Thursday, 16 October 2014
Breakfast at Tiffany's
About a week or two ago I was hanging out with a friend when she pulled a copy of Breakfast at Tiffany’s out of her backpack. Now, when people produce books from their bags my interest is always immediately piqued because I want to know what my friends read; and if they’d recommend it to me; or if I’ve read it. In this case I was surprised, because I had heard of the movie and the song, but I didn’t know it was first and foremost a novella by Truman Capote. Intrigued by this, and after reading a satisfying intro I jotted it down on The List*.
So when I saw a copy during my Christmas shopping (I have reasons for doing them in October!) I felt like I couldn’t let this opportunity pass me by. Also it was that or buying a super expensive but beautiful copy of Picture of Dorian Gray.
Breakfast at Tiffany’s is interesting. Like eating new food and not yet knowing if you like or dislike the new flavour- but I find that with these ‘acquired’ tastes, in authors and in food, are usually worth it if you persist. Having finished the novella and a few short stories that were included in my copy (House of Flowers, A Diamond Guitar and A Christmas Memory) I found myself as engrossed in his work as I was in McSweeney’s- which is my point of reference in short stories.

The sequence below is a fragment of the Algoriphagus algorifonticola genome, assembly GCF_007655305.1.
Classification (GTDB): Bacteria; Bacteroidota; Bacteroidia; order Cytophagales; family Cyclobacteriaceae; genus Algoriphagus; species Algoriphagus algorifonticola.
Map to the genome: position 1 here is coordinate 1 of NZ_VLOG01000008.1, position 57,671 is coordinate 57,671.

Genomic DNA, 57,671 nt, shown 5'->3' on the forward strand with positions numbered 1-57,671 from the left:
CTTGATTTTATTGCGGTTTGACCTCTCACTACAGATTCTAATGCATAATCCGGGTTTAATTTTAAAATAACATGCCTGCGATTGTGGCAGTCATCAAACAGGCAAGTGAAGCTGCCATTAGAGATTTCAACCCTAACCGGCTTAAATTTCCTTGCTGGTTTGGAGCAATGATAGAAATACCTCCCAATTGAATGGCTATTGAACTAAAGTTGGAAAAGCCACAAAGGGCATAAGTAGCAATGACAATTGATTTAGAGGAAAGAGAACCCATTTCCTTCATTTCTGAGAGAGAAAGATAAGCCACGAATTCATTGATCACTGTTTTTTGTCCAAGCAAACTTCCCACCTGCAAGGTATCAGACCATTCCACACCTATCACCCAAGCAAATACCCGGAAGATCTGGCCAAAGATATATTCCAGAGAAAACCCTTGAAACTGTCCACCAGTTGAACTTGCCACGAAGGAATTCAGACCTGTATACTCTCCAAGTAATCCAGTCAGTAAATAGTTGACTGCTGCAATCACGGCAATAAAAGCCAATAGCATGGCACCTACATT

I could describe this ‘taste’ as new, but I thought this book was a bit like Catcher in the Rye, or at least it reminded me of the much-loved book I read when I was 16. Probably because of their descriptions of phonies. The only downside of reading this story was that I couldn’t get that damn song out of my head for two days.
Breakfast at Tiffany’s is a story told by a narrator whose name we never discover- but Holly calls him Fred. The book is his point of view and (admittedly quite neutral) opinions on Holly Golightly. Holly is a young woman who declares herself to be a free spirit. She doesn’t have a job and she hasn’t named her cat. She never unpacked her suitcases and seems to live on powder-room money and money a lawyer sends her for a weekly favour. She has admirers, yes, she seems to have dozens, and in a way our narrator is one of them. All she seems to want is to find a rich man to marry. And yet… she’s charming. She’s rude as hell, sure, but charming. You can’t not be as enticed as the narrator as she manoeuvres through life as a city celebrity.
If you saw the movie, you might remember the happy ending- it’s a bit different in the book. And honestly, I think I prefer the book. (Shocker.)
If you liked Catcher in the Rye, I think this might be something for you.
Until next time,
*at the moment The List has some of the following items:
-Jurassic Park (1 & 2)
- Wizard of Oz
- The Slow Regard of Silent Things (coming out soon)
- The Outsiders
-The Ocean at the End of the Lane
- Picture of Dorian Gray
- Let’s Pretend This Never Happened